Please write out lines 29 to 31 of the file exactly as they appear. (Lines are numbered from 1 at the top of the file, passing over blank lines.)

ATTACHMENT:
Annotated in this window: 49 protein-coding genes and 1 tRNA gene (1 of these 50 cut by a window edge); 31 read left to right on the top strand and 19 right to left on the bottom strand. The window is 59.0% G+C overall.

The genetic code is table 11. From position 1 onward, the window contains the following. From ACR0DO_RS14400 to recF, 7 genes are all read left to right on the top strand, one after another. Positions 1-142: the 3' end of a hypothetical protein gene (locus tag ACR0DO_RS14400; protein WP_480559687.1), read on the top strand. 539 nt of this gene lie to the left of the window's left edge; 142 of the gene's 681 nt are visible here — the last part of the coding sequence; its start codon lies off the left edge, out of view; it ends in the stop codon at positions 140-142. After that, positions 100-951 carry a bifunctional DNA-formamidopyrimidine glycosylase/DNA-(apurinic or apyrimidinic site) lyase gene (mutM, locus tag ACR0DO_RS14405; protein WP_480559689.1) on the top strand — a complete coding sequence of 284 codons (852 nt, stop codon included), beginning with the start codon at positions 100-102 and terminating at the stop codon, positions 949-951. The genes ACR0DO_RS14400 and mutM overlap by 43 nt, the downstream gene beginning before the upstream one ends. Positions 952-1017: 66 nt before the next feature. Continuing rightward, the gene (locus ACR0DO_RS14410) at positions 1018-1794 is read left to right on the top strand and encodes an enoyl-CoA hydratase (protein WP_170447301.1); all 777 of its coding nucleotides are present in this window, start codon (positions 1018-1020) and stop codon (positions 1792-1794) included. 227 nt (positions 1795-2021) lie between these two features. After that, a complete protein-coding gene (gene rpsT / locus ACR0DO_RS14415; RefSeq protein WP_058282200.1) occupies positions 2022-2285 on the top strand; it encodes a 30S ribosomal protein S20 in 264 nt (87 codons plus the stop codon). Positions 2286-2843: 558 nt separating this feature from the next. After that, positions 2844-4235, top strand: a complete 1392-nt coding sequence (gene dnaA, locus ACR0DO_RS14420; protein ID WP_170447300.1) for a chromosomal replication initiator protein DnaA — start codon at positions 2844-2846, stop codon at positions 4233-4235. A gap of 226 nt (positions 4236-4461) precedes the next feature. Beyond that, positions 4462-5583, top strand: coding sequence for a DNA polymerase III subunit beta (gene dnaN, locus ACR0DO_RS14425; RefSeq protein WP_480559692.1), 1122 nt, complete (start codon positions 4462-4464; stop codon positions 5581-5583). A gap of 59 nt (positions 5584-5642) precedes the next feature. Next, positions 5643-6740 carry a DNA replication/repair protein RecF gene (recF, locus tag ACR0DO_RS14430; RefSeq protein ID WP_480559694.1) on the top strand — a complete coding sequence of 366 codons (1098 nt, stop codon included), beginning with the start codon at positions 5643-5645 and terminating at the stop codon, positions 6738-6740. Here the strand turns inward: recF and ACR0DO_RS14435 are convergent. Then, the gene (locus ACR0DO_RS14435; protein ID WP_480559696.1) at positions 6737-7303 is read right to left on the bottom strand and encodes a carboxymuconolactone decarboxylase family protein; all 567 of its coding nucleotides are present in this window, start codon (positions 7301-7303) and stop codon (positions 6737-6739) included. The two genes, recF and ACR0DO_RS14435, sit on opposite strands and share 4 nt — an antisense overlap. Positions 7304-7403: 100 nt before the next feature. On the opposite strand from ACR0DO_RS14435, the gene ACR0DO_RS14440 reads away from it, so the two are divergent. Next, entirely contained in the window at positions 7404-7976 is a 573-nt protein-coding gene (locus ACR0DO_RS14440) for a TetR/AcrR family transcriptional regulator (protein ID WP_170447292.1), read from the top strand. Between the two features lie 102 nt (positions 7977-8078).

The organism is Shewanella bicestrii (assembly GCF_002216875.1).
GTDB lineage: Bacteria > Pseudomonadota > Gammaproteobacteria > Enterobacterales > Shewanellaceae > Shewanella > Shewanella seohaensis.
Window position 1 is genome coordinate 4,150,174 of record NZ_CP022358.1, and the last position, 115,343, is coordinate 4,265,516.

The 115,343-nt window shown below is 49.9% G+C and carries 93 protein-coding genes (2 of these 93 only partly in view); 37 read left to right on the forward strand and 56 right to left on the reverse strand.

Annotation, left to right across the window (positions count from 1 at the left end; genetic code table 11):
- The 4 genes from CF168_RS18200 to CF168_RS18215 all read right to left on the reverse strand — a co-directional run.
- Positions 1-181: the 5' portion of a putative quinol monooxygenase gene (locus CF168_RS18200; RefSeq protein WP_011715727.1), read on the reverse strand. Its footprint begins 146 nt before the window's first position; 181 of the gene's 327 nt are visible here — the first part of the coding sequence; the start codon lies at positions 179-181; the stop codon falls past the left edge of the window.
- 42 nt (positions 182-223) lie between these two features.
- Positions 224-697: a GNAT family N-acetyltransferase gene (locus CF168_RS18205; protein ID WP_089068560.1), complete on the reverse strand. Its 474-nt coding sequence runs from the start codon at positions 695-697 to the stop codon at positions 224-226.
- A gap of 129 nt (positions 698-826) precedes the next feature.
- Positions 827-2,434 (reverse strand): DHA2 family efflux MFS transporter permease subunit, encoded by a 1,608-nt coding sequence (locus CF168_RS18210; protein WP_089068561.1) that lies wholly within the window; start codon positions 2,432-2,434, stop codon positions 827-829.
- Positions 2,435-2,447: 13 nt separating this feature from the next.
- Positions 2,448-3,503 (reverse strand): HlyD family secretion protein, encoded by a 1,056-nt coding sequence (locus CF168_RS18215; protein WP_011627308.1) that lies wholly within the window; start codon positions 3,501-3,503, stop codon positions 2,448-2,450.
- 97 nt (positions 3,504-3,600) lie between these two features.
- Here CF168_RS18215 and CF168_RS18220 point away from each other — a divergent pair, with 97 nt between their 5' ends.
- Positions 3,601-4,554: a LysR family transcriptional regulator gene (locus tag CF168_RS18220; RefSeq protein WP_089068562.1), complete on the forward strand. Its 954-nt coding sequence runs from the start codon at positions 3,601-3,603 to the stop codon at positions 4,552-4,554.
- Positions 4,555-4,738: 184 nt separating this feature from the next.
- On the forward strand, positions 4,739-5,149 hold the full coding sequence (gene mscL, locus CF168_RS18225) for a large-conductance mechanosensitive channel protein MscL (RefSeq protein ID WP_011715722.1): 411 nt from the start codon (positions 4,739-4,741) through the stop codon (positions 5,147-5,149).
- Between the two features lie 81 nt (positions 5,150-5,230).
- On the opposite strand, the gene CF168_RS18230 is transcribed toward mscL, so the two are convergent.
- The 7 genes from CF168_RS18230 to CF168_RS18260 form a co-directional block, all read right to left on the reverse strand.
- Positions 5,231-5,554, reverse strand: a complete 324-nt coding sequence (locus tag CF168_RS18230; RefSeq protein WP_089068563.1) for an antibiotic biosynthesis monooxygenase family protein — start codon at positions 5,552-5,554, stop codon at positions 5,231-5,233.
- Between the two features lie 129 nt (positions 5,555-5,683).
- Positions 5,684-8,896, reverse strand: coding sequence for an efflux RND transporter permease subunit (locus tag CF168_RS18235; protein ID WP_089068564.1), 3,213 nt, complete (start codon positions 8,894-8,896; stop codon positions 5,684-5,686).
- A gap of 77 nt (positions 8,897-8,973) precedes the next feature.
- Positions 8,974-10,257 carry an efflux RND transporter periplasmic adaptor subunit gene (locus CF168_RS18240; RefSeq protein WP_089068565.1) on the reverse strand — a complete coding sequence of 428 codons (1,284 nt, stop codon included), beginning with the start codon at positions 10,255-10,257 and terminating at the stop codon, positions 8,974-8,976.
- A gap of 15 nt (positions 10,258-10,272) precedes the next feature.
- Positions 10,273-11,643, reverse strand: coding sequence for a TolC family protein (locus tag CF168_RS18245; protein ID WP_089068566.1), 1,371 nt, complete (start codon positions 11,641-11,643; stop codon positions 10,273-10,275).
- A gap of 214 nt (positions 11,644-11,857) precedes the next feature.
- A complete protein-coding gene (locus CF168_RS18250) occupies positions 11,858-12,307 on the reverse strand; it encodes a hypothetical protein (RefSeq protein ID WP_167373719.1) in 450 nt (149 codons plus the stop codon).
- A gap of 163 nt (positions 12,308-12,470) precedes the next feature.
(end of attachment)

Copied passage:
- A gap of 15 nt (positions 10,258-10,272) precedes the next feature.
- Positions 10,273-11,643, reverse strand: coding sequence for a TolC family protein (locus tag CF168_RS18245; protein ID WP_089068566.1), 1,371 nt, complete (start codon positions 11,641-11,643; stop codon positions 10,273-10,275).
- A gap of 214 nt (positions 11,644-11,857) precedes the next feature.